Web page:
“How I Learned What I Learned,” an autobiographical solo show, offers up a look at the life of the late Pulitzer Prize winning playwright August Wilson. NY1's Roma Torre filed the following review.
When I was growing up in Pittsburgh, my mother used to say real education starts outside the classroom. That certainly applied to another Pittsburgher, August Wilson. The late great dramatist dropped out of school at age 15 and went on to become one of our most celebrated playwrights. Ten years ago he wrote a one-man show for himself entitled "How I Learned What I Learned,” and now, captivatingly performed by Ruben Santiago-Hudson, it’s a fascinating if rambling chronicle of a young writer’s coming-of-age.
Wilson grew up in the Hill District, a largely segregated swath of neighborhoods filled with dead-ends – real and metaphorical. Poverty, hopelessness, unemployment were the dominant themes in Wilson’s early years, and when he dropped out of school, he set himself on a circuitous path of self-discovery.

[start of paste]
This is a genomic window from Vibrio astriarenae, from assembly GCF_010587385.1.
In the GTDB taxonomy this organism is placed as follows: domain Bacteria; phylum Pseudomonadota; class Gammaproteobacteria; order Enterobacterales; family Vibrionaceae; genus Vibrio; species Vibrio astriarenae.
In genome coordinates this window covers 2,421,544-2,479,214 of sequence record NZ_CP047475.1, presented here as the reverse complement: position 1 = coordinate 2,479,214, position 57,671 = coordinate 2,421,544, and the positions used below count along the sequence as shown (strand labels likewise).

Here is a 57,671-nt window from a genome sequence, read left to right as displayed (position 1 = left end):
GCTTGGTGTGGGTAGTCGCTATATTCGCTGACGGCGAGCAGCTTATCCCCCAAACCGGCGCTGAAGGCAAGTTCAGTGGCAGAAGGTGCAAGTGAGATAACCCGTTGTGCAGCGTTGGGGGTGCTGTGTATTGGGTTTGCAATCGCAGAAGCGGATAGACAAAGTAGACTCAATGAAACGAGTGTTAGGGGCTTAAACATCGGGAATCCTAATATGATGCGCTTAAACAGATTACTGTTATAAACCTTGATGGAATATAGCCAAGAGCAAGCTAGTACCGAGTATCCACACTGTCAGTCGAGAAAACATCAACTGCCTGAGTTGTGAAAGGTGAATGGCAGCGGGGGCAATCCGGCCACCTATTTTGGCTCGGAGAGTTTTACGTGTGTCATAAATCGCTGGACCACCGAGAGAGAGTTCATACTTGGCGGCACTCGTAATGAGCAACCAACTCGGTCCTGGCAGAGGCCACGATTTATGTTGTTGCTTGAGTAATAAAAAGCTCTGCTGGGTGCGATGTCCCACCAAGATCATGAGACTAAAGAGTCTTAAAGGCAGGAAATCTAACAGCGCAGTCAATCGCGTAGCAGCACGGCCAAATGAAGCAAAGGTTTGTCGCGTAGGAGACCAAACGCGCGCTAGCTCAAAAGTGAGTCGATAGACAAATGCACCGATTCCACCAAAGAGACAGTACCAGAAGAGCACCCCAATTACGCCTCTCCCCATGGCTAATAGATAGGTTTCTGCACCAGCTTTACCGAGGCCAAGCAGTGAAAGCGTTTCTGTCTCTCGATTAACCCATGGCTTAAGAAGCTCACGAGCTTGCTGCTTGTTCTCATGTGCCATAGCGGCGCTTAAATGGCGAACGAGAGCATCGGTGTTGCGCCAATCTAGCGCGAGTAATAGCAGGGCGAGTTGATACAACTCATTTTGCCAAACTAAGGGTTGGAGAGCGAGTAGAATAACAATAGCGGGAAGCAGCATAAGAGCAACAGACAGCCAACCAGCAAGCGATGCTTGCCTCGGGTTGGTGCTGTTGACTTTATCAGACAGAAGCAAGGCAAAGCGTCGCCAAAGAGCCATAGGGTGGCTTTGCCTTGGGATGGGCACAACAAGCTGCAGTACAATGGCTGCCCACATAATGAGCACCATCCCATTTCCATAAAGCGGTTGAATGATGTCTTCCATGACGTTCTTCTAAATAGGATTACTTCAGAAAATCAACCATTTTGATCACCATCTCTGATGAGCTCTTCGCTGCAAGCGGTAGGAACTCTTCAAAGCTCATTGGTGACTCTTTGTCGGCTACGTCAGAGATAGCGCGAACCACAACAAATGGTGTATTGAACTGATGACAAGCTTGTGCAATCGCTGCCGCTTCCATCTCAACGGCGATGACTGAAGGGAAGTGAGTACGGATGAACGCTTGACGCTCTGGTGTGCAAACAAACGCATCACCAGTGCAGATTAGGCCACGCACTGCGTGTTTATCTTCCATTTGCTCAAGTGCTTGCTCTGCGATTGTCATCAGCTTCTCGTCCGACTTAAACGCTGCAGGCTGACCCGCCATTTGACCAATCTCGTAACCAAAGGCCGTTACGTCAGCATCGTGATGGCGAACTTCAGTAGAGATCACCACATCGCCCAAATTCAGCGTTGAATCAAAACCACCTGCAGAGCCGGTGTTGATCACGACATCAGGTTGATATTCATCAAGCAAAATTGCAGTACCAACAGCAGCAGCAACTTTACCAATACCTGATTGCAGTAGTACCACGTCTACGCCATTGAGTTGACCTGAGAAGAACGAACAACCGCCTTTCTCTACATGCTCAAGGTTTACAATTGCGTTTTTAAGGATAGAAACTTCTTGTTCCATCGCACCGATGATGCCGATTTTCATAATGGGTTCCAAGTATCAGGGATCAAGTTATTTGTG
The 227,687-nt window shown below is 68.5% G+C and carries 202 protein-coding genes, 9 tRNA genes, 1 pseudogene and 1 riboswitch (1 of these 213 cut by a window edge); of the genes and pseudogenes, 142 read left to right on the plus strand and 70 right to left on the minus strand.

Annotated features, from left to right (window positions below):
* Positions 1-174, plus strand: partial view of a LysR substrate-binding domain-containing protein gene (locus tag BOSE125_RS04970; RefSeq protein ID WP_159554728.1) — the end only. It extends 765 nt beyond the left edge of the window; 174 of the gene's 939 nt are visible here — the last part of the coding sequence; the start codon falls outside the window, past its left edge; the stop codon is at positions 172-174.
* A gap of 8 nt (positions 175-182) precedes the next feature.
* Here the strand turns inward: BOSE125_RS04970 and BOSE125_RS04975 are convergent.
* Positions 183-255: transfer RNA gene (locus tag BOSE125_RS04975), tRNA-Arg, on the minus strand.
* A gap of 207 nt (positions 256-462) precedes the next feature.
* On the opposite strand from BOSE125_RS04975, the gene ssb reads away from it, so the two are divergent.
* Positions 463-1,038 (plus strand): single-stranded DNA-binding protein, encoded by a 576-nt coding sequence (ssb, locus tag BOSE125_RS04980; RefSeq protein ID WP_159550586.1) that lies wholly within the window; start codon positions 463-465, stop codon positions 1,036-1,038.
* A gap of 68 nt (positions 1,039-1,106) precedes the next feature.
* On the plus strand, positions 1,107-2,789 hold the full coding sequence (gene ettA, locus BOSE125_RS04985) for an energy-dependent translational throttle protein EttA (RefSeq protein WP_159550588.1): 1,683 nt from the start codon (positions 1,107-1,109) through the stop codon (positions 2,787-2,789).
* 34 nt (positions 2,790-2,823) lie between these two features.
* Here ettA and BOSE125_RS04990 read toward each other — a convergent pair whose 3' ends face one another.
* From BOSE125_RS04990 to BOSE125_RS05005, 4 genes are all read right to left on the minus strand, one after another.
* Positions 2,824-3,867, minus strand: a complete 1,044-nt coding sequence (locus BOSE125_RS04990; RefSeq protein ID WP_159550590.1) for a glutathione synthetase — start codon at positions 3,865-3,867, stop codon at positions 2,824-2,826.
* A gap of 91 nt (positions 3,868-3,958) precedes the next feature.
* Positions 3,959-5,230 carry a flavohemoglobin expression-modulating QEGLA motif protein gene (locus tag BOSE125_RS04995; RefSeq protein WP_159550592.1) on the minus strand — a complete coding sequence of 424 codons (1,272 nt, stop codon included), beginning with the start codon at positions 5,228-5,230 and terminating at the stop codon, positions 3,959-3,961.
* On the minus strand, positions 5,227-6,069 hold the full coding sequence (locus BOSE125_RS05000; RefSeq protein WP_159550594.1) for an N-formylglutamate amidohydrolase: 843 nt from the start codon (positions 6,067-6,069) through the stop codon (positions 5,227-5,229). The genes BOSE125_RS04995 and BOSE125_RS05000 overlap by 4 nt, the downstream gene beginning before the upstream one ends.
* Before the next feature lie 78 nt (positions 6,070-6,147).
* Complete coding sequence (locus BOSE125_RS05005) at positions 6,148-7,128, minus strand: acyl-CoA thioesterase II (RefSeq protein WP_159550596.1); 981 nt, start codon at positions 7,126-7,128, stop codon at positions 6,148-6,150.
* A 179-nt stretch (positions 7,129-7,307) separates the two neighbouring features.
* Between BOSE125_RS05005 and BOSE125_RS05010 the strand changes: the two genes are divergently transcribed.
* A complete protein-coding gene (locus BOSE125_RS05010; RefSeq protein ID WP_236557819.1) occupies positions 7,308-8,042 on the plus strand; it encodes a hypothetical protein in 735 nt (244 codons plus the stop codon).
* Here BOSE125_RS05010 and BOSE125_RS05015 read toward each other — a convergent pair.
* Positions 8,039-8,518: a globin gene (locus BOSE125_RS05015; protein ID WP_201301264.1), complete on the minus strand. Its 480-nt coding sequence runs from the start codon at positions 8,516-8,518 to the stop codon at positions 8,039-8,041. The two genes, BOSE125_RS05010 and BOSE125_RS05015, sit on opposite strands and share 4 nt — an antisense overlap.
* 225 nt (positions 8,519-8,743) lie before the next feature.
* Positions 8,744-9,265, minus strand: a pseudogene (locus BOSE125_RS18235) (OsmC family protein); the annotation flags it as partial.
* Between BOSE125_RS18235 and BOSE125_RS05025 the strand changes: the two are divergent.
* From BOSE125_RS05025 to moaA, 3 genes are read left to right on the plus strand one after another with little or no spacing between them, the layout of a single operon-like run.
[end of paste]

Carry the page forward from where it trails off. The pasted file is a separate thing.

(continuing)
As a teen, Wilson fancied himself a poet. And that poetic bent, so infused in his plays, was cultivated by years spent in the library and on the streets soaking up the real education he couldn’t get in school.
He was influenced as much by the culture of slavery and world history as the misfits and artists who became his friends…later serving as models for the characters in his Century Cycle masterpieces.
Direction by Todd Kreidler, who also co-conceived, is crisp; and the set, featuring suspended pages with projected typewritten titles, is nicely evocative.
Santiago-Hudson, whose own career is steeped in the works of Wilson – both as actor and director, is an inspired interpreter. He captures the many dimensions of this self-described rascal. Wilson was, in fact, the best of all his characters - fiercely proud, intellectually astute and naturally funny.
The material tends to come off as random, and from almost anyone else, it would seem disjointed. But August Wilson is special. And in the words of another great playwright, attention must be paid.